DeMarcus Love, OT, Arkansas– Love had a tough game. I can honestly say I didn’t pay too much attention to him because I was trying to see how Mallett, Davis, Adams and D.J. Williams were doing but when I did notice him it was usually bad news. He had a lot of trouble with Cameron Heyward and that isn’t surprising, I think Heyward is a top 20 lock, and probably the #2 3-4 DE prospect after Marcell Dareus in this entire draft. His strength and power gave Love a lot of issues, and routinely Love got beaten by Heyward which led to pressure on Mallett before the play could really develop. That’s not good for Love’s draft prospects because I’m not sure he has the lateral agility and athletic ability to stick at left tackle, but at right tackle teams are going to be looking for a guy who can be a road-grader in the running game and take away whatever pass rushers they are up against, unless of course they have to face a guy with good/great speed off the edge. I will have to re-watch this game closely to see how Love does, but depending on his athletic ability and how well he gets to the second level I have a feeling his NFL future may be inside at guard. But like I said, I need to re-watch this game before I come to any conclusions about Love as a prospect. I just noticed that he struggled mightily at times in this game.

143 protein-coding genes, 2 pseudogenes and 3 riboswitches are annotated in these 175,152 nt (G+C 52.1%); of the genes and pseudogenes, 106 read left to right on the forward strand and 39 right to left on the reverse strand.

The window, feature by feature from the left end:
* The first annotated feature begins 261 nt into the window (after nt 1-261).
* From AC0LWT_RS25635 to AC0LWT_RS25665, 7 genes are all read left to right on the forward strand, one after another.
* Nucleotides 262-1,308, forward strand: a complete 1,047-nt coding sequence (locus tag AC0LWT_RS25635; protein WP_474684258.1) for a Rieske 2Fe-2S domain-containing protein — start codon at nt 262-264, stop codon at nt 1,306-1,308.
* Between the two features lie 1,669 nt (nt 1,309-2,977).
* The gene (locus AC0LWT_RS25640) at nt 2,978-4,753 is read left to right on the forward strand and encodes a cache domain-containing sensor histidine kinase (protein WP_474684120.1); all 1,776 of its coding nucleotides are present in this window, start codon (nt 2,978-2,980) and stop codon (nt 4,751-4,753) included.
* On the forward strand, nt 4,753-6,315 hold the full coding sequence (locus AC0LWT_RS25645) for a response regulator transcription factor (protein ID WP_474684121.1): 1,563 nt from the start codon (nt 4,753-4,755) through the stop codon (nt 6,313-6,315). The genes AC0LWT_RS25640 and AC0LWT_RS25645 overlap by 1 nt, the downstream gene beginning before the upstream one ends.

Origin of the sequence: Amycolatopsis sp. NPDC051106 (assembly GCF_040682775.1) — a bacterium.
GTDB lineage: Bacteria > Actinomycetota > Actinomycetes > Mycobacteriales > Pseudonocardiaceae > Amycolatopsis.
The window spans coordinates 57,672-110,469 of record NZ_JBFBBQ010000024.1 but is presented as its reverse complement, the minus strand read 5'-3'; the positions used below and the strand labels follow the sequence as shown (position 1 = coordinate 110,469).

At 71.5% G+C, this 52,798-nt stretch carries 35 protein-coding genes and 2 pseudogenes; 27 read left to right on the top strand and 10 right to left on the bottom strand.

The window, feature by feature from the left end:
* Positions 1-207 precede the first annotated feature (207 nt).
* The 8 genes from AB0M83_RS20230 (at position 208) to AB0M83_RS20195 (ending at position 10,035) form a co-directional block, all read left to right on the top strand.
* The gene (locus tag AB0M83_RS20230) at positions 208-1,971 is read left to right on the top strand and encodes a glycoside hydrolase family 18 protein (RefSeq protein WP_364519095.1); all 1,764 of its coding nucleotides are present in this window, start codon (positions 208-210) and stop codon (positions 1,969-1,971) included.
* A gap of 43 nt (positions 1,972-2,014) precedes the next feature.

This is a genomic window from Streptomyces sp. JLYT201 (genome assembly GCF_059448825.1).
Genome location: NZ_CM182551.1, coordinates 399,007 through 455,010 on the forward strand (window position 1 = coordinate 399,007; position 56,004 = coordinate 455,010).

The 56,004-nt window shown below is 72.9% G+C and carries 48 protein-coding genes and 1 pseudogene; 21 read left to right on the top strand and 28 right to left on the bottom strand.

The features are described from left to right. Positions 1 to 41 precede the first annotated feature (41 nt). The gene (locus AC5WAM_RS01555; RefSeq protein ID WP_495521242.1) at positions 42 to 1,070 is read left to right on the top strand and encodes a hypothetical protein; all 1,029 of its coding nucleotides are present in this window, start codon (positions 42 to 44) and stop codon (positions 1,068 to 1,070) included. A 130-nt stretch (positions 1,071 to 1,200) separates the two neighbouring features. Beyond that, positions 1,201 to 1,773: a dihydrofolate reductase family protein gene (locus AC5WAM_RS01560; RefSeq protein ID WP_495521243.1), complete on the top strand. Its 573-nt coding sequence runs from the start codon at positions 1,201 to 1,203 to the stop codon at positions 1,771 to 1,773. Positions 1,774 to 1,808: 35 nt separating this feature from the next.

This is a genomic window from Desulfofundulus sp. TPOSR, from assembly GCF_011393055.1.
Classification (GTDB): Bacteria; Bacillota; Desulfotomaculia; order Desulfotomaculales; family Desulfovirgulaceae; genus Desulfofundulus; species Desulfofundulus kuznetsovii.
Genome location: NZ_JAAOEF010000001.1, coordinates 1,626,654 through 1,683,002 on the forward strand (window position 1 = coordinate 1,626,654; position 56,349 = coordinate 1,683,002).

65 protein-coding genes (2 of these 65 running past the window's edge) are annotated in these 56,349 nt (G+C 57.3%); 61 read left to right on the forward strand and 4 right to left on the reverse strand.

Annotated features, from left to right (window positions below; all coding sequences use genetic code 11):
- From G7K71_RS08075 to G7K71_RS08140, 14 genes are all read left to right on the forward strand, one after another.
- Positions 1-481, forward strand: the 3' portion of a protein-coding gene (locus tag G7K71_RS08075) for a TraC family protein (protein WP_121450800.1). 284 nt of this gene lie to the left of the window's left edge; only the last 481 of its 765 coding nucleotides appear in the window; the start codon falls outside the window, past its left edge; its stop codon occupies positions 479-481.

D.J. Williams, TE, Arkansas– I like D.J. Williams as a prospect, and I think he has developed into a solid blocker. I don’t know that he will ever be a great blocker but being able to be solid blocker will really help his value as a prospect, because without that ability he would be a horrible fit in an offense that asks their TE’s to block a lot like Atlanta’s. Now he is a potential fit because of that ability, and he seems to have a good work ethic so there is reason to hope that he could improve with coaching. His real value comes as a receiver though. I have heard him be compared to Tony Gonzalez which is a comparison I don’t like at all, but he is a good receiver. His hands are pretty good even though it was his drop that preceded Ryan Mallett’s game ending interception for Arkansas. I see him let passes into his pads at times though which is a bad habit, but he has good hands overall in my opinion. I’m not sure how much he will be able to challenge down the seam in the NFL because I don’t really buy that he has 4.6 timed speed, but he is good at finding holes in the zone and he catches the ball effectively in traffic. He is also very hard to bring down after the catch, and he routinely picks up extra yardage not with speed and great elusiveness but by lowering his shoulder and running through tacklers. I personally think Lance Kendricks is a better TE prospect but that probably has something to do with me seeing a lot of him over the past three years, and I think that if Rudolph declares he will still get picked before Kendricks and Williams. I would be surprised if those two were not the next TE’s off the board barring additional junior declarations.